Manufacturing activity expanded in November for the 18th straight month, a research group reported Wednesday, and the rate of growth was faster than economists had been expecting, suggesting that the industrial sector would end the year on a high note.
The Institute for Supply Management said its main index for measuring industrial activity rose to 57.8 in November, a full point above October’s level. Analysts had been expecting a reading of 57.
A reading of 50 or above in the index means the manufacturing sector is expanding, while a figure below 50 represents a contraction. The index has been above 50 since June of last year.
The report from the Tempe, Ariz.-based research group said new orders for manufactured goods and indicators of employment improved, but it also noted “significant upward pressure” on prices to manufacturers.
The strong reading for the manufacturing index in November followed three months of slowing in the rate of manufacturing growth.
The group reported that while manufacturers were seeing stronger sales, there were concerns that higher prices were eating into profits, particularly costs for energy and commodities used in manufacturing.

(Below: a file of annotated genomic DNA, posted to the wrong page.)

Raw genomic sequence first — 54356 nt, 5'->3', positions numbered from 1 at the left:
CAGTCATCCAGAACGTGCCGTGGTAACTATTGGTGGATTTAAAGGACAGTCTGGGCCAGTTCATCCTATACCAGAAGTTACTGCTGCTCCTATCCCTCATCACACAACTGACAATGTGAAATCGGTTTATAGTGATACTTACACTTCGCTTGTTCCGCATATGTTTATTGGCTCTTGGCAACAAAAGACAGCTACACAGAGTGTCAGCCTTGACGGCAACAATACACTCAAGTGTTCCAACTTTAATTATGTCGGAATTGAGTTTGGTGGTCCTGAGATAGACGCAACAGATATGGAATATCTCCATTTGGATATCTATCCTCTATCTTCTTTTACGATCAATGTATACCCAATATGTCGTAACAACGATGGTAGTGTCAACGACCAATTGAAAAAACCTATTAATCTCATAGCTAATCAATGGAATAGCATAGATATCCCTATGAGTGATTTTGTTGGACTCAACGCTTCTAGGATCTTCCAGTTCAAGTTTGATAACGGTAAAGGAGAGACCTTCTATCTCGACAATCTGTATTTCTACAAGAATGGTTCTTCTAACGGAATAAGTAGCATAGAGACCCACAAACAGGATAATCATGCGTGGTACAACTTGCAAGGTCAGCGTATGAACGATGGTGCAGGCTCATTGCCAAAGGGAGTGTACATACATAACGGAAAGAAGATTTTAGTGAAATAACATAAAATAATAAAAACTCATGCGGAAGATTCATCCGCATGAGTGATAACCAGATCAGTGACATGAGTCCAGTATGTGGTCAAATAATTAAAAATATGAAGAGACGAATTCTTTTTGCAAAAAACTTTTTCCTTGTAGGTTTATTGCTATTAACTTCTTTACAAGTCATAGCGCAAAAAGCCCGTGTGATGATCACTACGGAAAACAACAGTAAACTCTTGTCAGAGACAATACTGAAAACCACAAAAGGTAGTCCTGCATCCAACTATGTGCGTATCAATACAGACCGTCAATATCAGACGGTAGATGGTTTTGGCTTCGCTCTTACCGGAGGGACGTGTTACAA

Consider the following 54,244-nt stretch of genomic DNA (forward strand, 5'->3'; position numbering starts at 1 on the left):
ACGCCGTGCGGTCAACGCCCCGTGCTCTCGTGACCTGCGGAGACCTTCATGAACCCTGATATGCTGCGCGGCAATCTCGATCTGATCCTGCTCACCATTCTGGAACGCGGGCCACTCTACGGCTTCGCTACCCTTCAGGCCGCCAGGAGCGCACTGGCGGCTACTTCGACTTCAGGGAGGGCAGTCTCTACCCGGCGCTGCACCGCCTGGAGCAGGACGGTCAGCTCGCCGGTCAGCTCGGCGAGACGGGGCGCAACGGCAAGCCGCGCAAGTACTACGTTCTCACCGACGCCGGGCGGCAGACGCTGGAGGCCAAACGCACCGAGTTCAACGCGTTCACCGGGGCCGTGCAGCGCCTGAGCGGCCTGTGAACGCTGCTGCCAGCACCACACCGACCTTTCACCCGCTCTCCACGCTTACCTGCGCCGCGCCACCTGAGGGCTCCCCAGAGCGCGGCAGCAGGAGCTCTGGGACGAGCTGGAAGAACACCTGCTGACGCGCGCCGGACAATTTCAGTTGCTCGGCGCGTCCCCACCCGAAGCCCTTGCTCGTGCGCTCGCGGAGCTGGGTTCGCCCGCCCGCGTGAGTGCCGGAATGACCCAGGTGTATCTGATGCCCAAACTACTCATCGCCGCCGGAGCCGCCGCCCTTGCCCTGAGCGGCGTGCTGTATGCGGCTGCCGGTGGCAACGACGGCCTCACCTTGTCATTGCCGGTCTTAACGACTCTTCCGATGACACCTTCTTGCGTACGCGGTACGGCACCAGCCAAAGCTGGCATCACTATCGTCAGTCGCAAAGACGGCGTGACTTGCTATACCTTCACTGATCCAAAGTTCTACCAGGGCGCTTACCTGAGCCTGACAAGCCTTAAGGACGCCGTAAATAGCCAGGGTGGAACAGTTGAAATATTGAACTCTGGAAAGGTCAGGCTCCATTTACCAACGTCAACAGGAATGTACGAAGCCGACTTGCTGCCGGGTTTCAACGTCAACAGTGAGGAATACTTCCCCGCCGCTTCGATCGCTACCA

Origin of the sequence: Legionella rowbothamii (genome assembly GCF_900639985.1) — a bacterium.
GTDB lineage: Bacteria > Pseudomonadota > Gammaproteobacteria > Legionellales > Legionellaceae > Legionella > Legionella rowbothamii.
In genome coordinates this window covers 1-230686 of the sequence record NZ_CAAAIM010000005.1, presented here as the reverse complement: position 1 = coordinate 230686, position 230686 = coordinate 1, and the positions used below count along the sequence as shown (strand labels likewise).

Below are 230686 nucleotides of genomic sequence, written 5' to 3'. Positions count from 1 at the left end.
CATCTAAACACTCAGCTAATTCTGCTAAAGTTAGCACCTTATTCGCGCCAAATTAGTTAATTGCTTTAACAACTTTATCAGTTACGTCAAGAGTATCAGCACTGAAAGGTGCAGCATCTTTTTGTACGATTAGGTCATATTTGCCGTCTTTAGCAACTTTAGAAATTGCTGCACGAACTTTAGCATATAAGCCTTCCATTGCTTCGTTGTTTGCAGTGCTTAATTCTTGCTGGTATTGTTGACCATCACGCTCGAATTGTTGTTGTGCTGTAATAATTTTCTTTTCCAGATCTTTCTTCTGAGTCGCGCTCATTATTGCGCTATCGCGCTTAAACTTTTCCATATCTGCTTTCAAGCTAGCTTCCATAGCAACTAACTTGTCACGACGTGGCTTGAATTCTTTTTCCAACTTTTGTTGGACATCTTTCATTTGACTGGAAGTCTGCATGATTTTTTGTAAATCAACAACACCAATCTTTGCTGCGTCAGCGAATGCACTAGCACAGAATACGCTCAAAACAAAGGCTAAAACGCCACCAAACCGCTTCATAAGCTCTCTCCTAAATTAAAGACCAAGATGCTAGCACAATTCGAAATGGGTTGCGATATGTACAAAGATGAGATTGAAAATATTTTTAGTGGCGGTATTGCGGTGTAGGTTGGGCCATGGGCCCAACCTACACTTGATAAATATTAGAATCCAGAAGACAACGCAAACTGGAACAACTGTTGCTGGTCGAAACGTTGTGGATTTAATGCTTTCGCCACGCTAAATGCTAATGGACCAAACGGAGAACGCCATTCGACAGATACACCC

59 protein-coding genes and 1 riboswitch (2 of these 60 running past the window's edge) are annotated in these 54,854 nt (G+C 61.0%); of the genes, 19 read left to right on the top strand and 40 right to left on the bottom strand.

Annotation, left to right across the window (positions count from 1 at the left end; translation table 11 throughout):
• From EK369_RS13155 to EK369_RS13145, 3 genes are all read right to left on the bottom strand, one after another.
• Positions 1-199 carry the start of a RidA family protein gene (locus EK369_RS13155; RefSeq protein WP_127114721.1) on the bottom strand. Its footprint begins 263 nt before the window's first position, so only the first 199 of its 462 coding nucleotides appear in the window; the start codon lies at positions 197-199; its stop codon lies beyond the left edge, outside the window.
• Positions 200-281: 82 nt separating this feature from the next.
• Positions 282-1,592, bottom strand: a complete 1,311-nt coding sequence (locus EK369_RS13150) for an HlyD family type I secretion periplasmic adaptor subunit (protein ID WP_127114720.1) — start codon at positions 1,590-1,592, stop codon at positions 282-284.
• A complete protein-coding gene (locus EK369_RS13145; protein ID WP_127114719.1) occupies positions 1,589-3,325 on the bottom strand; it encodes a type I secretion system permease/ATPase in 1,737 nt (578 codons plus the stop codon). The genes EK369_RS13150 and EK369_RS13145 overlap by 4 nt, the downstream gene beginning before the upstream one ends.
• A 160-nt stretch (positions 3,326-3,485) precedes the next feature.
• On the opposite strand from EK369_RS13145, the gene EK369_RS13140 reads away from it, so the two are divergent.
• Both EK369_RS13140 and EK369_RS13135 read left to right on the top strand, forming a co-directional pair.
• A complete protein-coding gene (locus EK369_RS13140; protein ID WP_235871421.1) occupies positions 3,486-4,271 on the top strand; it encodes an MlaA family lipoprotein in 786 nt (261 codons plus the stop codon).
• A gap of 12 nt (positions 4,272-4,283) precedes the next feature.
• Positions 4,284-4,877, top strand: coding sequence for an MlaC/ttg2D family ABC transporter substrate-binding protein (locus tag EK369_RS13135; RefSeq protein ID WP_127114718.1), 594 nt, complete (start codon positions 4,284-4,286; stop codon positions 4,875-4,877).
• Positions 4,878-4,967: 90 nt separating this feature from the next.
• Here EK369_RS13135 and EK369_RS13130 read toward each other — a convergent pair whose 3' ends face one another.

“It appears the manufacturing sector is definitely sustaining its momentum,” Norbert Ore, who compiles the monthly report for the ISM, said. “Prices are a big issue, but the strength in new orders offsets some of those concerns as companies work to benefit from the volume.”
Indicators for new orders and employment improved compared with October, the ISM reported, while the backlog of orders decreased and inventories of manufactured goods remained low.
The monthly report is compiled from surveys of purchasing and supply executives at more than 400 industrial companies. The survey includes data on supply shortages and price changes in a number of basic materials used in manufacturing, such as aluminum, latex, oil, steel and rubber.
The report indicated growth in 15 of the 20 manufacturing categories tracked by the ISM, including tobacco, apparel, wood products, electronic components and rubber and plastics.
Separately, the Commerce Department also reported Wednesday that consumer spending rose 0.7 percent in October, up from 0.6 percent rise in September, while personal income grew 0.6 percent as employers hired more people. That compared with a 0.2 percent advance in September and marked the biggest increase since May.